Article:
On to the Numbers

So I can just start by saying that this sites total number of visits doubled during the month of March and the number of pageviews nearly tripled. Both my visitors and pageviews steadily increased during the month with an erratic spike on March 15th – I still haven’t really tracked the cause of this. But from a growth standpoint, I was really happy to see my site continually increase traffic through the month. By looking at the following chart, you’ll see that the number of visitors to my site grew from around 150-200/day during the first week of March to about 500/day for the last several days of March.

March Revenue Report - Visits and Pageviews

So what spurred this large growth in traffic? Continue reading on the next page to find out.

February Web Traffic and Revenue Report

We should start by revisiting my January goal “To double my number of pages per visit from 1.27” – didn’t quite happen… actually, didn’t even come close to happening, but I guess I can’t complain, because the average number of pageviews per visit did increase – from 1.27 to 1.29. At this rate it could take years for me to reach my goal of about 2.5 pages per visit.


On a more positive note, one thing that did increase greatly (just about doubling in both categories) was the total number of visits, and the total number of pageviews. Looking at the chart below, you’ll see that my site visits were 5,055 – up from 2,543 in January; and my pageviews were 6,501 – up from the 3,236 pageviews that I had in January. I’m happy with these numbers, but I’m still hoping to generate more pageviews per visit. Any suggestions? I’ll probably just have to write more content.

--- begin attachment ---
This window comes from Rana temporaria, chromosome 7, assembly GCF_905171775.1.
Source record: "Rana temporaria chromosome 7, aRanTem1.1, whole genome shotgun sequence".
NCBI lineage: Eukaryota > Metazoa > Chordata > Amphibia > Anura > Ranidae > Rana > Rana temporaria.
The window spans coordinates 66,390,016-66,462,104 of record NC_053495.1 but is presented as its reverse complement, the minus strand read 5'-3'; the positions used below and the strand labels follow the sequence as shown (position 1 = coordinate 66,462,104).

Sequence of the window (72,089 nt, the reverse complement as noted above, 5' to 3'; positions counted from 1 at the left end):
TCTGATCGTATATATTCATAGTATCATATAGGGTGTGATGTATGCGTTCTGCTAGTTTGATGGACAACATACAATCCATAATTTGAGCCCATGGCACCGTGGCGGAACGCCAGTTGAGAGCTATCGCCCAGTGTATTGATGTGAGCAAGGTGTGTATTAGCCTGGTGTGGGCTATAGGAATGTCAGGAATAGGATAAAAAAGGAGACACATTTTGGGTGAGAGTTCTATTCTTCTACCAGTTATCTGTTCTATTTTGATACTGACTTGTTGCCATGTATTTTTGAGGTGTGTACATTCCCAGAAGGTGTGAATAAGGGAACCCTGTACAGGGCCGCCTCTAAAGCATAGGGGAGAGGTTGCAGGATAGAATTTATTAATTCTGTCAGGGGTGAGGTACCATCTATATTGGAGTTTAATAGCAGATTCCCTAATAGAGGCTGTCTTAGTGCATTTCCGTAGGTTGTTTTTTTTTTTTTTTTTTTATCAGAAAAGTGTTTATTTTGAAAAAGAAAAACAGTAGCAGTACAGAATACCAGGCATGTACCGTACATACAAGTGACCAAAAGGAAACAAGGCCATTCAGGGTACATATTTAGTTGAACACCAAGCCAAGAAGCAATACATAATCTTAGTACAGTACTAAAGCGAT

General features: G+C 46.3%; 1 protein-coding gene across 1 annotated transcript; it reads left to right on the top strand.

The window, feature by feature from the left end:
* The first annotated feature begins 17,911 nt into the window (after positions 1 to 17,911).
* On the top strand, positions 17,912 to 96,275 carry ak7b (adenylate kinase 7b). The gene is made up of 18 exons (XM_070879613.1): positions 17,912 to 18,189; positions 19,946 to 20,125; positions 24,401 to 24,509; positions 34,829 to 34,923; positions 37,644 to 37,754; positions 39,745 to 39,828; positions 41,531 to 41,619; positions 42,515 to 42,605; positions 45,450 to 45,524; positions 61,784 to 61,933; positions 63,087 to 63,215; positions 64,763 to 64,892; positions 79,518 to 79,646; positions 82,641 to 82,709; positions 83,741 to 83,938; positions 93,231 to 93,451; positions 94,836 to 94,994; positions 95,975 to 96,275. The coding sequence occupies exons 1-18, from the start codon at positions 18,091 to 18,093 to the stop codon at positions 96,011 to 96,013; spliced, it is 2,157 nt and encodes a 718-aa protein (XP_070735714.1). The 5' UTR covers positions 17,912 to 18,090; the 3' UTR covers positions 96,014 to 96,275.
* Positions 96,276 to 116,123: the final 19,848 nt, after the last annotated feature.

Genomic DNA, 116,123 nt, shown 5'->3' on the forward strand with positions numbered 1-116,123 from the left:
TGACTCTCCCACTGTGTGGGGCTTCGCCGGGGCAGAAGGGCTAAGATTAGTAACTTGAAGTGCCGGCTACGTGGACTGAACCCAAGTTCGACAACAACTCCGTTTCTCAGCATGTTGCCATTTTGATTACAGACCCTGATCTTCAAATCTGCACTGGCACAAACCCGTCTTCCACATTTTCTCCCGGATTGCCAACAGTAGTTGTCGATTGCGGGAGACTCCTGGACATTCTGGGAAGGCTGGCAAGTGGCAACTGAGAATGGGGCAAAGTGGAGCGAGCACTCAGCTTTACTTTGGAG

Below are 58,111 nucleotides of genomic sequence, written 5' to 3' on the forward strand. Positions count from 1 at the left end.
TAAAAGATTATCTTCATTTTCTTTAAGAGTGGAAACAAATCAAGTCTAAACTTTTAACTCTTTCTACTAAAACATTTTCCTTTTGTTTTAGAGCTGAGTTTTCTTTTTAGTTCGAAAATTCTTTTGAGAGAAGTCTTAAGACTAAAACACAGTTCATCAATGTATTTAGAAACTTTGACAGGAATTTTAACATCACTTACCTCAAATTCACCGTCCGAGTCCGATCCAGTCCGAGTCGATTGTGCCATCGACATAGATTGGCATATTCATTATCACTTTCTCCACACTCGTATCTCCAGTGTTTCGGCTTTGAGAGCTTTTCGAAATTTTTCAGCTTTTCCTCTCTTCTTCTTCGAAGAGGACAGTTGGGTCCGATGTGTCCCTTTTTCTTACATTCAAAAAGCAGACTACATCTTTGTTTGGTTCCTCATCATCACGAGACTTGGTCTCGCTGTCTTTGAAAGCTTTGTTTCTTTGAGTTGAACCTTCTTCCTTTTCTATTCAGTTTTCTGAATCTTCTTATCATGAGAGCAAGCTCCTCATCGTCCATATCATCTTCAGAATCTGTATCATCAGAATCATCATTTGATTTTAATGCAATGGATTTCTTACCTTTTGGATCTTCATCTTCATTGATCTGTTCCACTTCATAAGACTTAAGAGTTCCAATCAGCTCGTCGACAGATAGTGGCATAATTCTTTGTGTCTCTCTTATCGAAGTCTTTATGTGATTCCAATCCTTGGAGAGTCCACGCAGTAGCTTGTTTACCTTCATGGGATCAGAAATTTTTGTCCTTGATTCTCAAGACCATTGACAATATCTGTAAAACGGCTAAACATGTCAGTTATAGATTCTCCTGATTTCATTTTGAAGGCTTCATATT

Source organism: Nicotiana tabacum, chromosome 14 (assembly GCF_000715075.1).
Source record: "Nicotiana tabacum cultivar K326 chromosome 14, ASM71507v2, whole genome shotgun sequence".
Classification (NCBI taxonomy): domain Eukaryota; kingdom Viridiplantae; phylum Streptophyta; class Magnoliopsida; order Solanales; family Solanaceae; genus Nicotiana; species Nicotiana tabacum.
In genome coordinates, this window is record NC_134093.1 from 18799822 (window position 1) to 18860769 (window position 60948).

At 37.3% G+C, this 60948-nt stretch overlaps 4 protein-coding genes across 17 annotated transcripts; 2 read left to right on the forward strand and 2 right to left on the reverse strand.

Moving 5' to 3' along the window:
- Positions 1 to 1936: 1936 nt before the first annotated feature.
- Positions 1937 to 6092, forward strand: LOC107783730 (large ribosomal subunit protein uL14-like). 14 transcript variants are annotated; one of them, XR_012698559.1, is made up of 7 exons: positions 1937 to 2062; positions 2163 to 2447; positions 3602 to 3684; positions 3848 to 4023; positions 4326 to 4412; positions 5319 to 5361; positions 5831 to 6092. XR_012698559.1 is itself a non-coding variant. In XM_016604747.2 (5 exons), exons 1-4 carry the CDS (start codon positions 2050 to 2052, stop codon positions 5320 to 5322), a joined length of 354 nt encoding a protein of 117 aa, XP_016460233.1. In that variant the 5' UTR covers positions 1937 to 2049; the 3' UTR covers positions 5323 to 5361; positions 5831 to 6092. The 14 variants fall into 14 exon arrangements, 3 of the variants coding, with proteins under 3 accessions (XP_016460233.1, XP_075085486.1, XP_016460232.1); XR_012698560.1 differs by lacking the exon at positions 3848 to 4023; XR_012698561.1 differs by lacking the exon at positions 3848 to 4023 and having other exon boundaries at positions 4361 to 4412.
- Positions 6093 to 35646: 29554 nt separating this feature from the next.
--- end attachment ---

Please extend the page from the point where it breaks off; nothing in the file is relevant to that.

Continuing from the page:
February Visits and Pageviews

As you can see in the graph below, the majority of all my traffic still comes from Google – over 67% of all my traffic – though MSN is starting to up the ante – now at 4.25%, up from the measly 2.5% in January. Digg also had a larger chunk of referrals, however I think that most Digg visitors read what they’re looking for, then leave the site, whether they find what they’re looking for or not.

February Visitor Sources (Refering Sites)


How much money did the site generate?

On the month, my revenue saw a significant jump from January. I think that this can largely be attributed to the nearly double pageviews and visitors. Once again, the total number of page impressions tracked by Google Adsense and Google Analytics were different. Adsense counted 5,887 page impressions (6,501 for Analytics). Of the 5,887 pageviews, I recieved 107 clicks (a 1.82% click-thru rate). On the month, I earned $29.34 from Adsense – about $20 more than I saw in January. I think this might partially be due to the quality of ads that are displayed on the site now – with more pageviews & traffic, higher paying ads are more likely to be displayed. So overall, my Adsense revenue in February nearly tripled and I earned nearly $1.05/day.

In addition to Adsense, AdBrite definitely helped me to bring in some additional advertising revenue after I implemented the Leaderboard banner at the end of January, totaling $3.54 for February. I wasn’t expecting too much from the leaderboard banner because its way outside the text area, but I was happy with it bringing in about 10% of my overall revenue.

On the month, the site generated $32.88 – slightly up from previous months, but still below the triple digit numbers that I’m looking to achieve each month prior to the end of 2007 – that’s still my long term goal for this site.

Stay tuned for more!